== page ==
• Opens with loser friend in prison using sharply honed skill to make stay easier (Rounders – cards, Feed the Beast – cooking)
  • Loser friend is released and then is promptly hassled over large debt to underworld figures
  • Loser friend drags main character back into a life he had left behind (Rounders – poker, Feed the Beast – restaurants)
  • Loser friend hides his debt from the main character, presumably putting the latter at risk later on
  • Features Michael Rispoli as a character who is squeezing the loser friend for money and/or information by punching him in the stomach (Rounders – Grama, Feed the Beast – pushy, violent cop)

That feels like a lot of similarities. Probably too many. Also, I accidentally typed Fred the Beast instead of Feed the Beast one time while I was writing this. That feels like something you should know, too.

3) Chad, you loogey-hocking lunatic

If you haven’t been following The Bachelorette, here’s a quick rundown of this season: Chad — pictured above in a screencap that sums him up better than any of the following words will — is a maniac. Just a total macho allegedly roided-out bro who was compared to Hitler by his only friend on the show and whose conflict resolution strategy looks something like this:

STEP 1: Make ignorant or dismissive comment or facial expression directed toward fellow contestant or the dang Bachelorette herself.

STEP 2: Get called out over it and respond by saying “No one is allowed to talk to me.”

STEP 3: Shout “YOU WANNA GO OUTSIDE?”

It’s fascinating, like watching a wild animal trying to adapt to living in a zoo. He got sent home this week after threatening to track down and harm the younger brother of Super Bowl MVP quarterback Aaron Rodgers (lot goin’ on right now with this show), but he popped up in the previews for next week anyway, because Chad ain’t going home without banging on some more doors and challenging strangers to fights.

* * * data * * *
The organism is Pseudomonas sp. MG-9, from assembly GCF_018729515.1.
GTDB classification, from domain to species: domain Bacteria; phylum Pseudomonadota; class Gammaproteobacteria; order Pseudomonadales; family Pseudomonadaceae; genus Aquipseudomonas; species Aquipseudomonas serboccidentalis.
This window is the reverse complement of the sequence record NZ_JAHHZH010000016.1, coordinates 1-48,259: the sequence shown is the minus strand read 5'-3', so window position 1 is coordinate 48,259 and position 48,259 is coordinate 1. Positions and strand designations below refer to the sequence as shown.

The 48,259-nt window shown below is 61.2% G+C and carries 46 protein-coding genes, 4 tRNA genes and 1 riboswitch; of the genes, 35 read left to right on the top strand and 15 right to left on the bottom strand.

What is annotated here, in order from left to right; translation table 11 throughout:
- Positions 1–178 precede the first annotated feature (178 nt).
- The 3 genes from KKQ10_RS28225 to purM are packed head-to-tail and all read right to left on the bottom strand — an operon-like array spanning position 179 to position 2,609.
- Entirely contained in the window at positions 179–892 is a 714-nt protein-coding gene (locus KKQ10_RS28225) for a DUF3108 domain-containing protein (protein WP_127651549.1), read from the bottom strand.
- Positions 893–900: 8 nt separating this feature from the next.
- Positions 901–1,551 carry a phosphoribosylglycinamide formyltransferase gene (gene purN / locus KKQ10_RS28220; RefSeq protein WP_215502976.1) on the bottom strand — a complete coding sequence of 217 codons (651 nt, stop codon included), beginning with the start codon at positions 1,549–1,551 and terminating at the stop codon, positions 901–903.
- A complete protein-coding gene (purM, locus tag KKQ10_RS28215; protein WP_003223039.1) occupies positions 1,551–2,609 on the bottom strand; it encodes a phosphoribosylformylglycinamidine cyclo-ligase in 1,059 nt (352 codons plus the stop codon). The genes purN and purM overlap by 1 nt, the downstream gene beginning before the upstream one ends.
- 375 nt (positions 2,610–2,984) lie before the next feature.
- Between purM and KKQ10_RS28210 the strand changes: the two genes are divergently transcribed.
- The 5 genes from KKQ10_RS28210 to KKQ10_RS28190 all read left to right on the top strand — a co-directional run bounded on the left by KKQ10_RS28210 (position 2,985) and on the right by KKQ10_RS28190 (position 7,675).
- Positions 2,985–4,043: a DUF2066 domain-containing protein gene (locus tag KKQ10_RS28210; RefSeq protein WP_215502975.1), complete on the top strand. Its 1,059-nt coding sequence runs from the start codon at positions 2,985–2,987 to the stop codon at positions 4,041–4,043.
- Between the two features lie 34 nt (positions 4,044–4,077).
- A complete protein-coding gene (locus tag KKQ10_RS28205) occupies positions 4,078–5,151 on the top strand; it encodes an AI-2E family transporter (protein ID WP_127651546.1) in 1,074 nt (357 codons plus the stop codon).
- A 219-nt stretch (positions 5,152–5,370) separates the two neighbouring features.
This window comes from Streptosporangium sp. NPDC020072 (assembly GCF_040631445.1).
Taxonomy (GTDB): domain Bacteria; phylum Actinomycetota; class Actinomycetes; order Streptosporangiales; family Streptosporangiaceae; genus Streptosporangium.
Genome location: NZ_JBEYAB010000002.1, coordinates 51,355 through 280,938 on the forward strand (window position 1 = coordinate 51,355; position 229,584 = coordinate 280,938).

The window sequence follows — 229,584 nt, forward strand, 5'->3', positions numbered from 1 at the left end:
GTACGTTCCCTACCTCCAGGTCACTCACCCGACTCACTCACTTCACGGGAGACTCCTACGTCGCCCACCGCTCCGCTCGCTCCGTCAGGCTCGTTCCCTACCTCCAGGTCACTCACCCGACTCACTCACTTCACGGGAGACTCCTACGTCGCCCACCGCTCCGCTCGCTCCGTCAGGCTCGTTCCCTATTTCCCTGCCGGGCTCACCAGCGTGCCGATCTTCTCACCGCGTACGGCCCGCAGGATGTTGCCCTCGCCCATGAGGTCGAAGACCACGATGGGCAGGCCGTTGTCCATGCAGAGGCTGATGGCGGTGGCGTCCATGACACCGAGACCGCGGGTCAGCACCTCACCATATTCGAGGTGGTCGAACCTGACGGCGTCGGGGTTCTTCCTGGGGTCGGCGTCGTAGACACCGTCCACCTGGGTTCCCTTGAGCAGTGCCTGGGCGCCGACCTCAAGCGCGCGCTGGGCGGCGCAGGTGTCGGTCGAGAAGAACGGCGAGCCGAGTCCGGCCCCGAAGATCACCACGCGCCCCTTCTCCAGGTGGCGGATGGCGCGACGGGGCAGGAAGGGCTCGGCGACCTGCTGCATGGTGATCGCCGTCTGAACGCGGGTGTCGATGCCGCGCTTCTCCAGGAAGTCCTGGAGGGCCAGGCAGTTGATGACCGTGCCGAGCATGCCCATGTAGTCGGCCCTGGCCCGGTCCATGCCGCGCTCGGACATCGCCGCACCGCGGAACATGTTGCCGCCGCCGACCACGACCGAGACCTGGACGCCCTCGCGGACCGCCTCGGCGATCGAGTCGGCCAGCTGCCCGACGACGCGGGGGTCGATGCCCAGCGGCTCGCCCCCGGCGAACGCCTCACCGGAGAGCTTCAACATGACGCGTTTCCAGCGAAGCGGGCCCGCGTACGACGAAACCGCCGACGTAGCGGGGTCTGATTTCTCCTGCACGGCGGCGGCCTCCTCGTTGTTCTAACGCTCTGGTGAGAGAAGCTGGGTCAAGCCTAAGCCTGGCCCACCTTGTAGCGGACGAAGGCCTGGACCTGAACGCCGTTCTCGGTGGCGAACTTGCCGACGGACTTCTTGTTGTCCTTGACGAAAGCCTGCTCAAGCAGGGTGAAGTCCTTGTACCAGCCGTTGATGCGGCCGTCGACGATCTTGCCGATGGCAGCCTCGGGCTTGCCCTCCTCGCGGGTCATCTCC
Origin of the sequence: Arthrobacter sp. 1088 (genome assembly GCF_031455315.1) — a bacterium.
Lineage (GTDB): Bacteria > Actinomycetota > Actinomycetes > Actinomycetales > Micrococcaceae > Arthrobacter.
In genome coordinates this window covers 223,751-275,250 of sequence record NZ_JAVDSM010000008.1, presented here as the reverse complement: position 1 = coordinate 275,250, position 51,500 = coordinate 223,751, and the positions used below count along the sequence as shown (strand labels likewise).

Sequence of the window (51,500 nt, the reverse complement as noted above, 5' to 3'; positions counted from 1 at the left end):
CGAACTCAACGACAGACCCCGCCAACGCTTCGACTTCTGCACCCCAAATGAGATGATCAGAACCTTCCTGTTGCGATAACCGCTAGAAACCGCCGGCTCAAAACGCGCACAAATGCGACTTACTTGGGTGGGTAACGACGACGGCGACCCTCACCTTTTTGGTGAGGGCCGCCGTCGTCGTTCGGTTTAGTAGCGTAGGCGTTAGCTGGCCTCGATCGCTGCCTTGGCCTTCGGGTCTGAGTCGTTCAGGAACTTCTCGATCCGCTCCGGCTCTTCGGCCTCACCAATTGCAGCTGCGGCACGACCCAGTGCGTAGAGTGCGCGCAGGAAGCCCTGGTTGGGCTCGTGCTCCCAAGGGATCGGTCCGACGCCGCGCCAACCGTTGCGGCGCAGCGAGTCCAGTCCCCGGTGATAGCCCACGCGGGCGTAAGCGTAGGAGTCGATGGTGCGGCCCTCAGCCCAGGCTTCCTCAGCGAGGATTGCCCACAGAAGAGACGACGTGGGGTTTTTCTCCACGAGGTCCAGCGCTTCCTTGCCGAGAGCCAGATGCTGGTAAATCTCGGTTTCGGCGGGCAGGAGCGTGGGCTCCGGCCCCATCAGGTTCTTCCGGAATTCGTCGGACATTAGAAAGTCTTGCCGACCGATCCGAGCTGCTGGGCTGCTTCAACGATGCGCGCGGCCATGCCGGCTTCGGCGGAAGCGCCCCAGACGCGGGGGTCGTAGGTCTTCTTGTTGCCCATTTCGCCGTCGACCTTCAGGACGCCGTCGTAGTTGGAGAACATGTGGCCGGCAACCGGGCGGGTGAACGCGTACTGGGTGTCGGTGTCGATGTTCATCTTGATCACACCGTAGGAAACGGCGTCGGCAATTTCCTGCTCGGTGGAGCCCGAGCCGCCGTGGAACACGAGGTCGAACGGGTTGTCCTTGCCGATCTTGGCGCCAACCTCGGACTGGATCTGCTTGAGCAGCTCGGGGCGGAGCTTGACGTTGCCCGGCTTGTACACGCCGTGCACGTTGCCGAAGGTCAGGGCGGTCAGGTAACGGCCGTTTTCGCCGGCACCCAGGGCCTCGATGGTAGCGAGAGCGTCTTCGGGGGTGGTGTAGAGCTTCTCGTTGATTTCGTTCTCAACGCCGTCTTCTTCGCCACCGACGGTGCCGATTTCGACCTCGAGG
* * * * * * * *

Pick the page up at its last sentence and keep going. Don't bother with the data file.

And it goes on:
4) Treason!

No joke, when I first saw the old Verizon “Can you hear me now?” guy pop up in a commercial for Sprint, I let out an audible and involuntary “Oh sh*t!” This is entirely not normal, because caring that much about which person wants you to sign up for which cellular network is a catastrophic misappropriation of personal resources, but apparently the part of me that loves chaos possesses an override switch that takes total control of my brain.

But screw it, I’m in now. Let’s have AT&T Lily switch to Boost Mobile, and have Progressive Flo turn heel and do an ad with the GEICO lizard, and Matthew McConaughey and the Toyota lady straight up trade jobs. Burn it all down, I say, if only so we get more friggin’ sick burns like this out of the whole thing.

“Sprint is using our 2002 pitchman because their network is finally catching up to our 2002 network quality,” Verizon spokesman Jeffrey Nelson said.

Savage.

5) The Americans

Good show.

Around The Web

People's Party iTunes